“The surprising question we get is,
‘How many people telecommute (or work as a remote team) at Google?’
And our answer is, ‘As few as possible.'”
In 2013, Google’s CFO Patrick Pichette was making headlines regarding remote teams.
At a time when most companies were investing in remote work, Pichette strongly believed that the best work was work completed on-site not as a remote team. A little research shows that he may have had cause to complain—studies show there is value from in-person, in-office interactions.
Now, seven years later, a pandemic has rendered his points moot. 2020 has vindicated companies that set up remote support in years past. Even Google has followed suit: In May, Google announced that the majority of its employees would telecommute for at least the rest of the year.
Like it or not, remote work is likely the new norm. However, this doesn’t mean that remote teams can’t have value-filled interactions! With a little creativity and intentionality, we can inject ingredients for success into the every-day work we do at home.
Whether you use Zoom or Google Meet, Teams, or Slack, there are a few hacks you can keep in mind to keep your product development team on point—no matter where you all are.
DO: Over-communicate. Send your team status updates. Schedule calls. Frequently. (Answer them, too.) Even though it’s true that many don’t love meetings, even though many believe that most meetings should be emails, it’s important to hear your team’s voices and see their faces.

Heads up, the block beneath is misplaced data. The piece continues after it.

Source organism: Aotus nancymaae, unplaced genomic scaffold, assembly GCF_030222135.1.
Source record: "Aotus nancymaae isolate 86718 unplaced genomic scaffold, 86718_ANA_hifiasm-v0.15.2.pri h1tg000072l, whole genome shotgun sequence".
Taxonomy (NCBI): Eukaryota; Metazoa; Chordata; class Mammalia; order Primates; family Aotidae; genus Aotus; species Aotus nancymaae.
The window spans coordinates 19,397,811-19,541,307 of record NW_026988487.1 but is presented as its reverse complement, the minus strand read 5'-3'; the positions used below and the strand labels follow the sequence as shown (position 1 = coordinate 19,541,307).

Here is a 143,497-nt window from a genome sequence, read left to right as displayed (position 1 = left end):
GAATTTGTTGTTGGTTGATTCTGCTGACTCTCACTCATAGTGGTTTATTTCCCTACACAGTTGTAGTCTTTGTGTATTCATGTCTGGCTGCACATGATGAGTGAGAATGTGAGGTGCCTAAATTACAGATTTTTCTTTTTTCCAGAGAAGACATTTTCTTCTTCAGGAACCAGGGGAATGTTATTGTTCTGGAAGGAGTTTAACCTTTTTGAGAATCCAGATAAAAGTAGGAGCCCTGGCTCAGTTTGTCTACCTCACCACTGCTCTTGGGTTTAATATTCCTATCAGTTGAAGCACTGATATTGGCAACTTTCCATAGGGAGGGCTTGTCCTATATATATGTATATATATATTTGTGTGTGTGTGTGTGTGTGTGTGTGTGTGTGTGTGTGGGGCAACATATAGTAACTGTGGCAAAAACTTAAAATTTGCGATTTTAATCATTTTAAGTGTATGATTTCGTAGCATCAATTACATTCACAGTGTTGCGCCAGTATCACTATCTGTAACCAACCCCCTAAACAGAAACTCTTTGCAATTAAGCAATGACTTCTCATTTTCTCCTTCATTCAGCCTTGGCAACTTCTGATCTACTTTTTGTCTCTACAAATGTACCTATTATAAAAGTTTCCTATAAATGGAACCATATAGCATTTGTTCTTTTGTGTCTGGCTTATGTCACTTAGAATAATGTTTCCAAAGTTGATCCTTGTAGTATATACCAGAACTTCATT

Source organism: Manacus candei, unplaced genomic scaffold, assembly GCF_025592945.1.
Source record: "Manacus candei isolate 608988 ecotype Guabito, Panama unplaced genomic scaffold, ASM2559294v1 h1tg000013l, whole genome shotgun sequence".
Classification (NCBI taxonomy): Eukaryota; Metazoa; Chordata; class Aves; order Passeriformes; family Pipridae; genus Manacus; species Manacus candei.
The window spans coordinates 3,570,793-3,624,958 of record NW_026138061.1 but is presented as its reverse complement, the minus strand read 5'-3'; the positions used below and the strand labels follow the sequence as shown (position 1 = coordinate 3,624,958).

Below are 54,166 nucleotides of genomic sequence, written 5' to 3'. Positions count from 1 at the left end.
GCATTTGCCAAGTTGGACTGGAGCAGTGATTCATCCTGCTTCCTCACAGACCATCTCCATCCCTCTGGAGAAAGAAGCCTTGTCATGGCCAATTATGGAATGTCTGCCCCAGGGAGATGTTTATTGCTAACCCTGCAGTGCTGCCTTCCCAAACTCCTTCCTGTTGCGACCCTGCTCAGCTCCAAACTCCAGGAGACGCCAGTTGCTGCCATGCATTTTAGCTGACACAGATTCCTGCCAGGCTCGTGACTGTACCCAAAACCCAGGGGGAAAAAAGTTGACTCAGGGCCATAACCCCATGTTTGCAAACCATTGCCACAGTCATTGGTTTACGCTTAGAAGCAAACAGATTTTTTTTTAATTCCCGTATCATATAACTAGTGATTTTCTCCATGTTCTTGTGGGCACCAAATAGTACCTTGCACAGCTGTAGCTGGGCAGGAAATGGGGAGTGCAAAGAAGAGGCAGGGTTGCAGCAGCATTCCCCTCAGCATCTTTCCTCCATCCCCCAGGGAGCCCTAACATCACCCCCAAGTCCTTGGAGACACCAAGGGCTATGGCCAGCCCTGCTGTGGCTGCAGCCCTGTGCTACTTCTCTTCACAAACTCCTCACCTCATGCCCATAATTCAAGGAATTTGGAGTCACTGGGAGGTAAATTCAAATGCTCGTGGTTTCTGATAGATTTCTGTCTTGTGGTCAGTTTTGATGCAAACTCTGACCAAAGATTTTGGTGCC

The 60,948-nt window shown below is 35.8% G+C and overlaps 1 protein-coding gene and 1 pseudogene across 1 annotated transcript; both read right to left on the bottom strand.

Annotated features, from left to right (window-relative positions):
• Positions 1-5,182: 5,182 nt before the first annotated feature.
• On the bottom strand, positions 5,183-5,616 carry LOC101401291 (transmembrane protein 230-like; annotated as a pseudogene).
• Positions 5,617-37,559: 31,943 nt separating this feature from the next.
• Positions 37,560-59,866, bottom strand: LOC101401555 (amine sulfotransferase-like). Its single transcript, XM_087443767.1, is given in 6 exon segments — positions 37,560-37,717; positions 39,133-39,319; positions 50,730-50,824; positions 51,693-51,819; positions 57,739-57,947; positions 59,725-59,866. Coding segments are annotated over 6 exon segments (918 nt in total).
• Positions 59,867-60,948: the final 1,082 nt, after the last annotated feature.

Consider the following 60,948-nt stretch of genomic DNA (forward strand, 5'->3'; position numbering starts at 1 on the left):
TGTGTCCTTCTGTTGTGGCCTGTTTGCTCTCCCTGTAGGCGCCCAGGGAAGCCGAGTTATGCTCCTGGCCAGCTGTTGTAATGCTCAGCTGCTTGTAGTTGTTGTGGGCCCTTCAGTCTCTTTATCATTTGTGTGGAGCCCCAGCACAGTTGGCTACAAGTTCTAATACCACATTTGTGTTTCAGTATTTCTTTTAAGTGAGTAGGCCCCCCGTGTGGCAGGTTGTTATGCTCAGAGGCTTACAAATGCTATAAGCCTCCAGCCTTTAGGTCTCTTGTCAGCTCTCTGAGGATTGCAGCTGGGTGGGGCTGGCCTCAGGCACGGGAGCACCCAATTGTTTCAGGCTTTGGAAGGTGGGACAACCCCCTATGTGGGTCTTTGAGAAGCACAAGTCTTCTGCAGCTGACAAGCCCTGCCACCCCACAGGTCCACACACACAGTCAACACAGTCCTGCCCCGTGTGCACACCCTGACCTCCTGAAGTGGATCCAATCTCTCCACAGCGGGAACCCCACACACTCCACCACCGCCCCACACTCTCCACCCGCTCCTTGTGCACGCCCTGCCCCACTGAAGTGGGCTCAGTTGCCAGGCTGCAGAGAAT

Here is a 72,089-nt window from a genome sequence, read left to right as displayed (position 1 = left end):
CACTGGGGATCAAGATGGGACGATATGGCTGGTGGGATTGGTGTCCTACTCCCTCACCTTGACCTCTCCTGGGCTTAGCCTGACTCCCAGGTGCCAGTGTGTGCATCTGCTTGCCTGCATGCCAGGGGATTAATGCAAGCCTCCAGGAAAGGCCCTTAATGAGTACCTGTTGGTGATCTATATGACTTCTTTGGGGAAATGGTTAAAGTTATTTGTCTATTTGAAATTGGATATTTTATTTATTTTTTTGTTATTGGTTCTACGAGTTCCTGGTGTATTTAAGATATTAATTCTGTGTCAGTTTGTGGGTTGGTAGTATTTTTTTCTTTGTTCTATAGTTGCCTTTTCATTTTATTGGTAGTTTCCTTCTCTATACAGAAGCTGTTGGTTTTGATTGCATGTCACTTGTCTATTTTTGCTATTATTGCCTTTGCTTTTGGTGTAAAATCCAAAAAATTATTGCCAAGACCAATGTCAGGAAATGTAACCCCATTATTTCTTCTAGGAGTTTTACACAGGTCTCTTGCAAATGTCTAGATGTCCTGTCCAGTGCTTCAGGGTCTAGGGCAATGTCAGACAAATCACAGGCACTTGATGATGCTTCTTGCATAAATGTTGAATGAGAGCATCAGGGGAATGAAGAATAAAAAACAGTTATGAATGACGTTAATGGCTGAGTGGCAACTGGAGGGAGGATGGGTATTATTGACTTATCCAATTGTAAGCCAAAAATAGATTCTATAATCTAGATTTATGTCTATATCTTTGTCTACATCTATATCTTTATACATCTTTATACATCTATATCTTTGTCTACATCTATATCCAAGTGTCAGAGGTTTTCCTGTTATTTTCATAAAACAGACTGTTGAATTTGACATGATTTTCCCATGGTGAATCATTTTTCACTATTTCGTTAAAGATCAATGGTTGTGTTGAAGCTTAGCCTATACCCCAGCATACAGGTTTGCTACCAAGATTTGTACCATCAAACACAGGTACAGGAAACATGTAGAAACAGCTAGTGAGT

Team calls are essential. Individual calls matter, too. Each member of your team is likely feeling isolated. Having a little individual personal contact can go a long way towards making your team feel healthy and whole, even when you’re all apart. (Plus, you can check up on each member’s unique progress more efficiently that way.)
DON’T: Over-supervise. It can be tempting to micro-manage, but to some, this can feel like a lack of trust. This kind of management style can be a lot for everyone concerned, with computer programs and screenshots and more calls than anyone needs.
Continuous monitoring is counterproductive—studies out of Rutgers how that constantly-hovering supervisors don’t exactly inspire confidence and creativity in their employees. Check-in during team meetings, and otherwise, let your employees manage their own time.
DO: Check-in. Every so often, at random times, check-in with your team. If you’re unpredictable, your team won’t expect your calls—which will invite them to be working consistently. Your team won’t feel like they’re under a microscope, yet they’ll feel like their work is being seen (much like they would if you casually walked past their desk while in-office). It’s a win-win.
DON’T: Over-schedule your staff. Many believe that remote teams get less done. The solution? Jam-pack your team’s day with as many meetings as possible.
This is tiring. This is over-compensating. This is not sustainable. Your team needs breaks, your team needs a few minutes to regroup and socialize, and your team needs to be able to call it a day when the time comes!
DO: Add time to deadlines. While it’s important to be productive regardless, remember that we are living through a pandemic. For many, working remotely is an entirely new paradigm.
Plan on things taking a little more time. Expect delays. Provide flexibility on deadlines.
Even under normal situations, we often underestimate the amount of time that it takes to coordinate a team. When working remotely, it’s even easier to miscommunicate or confuse accidentally. Extend this grace to everyone; remember, we’re all in the same boat. If the pressure is on to get a deliverable out the door—remember that the person receiving it is likely facing the same issues you are.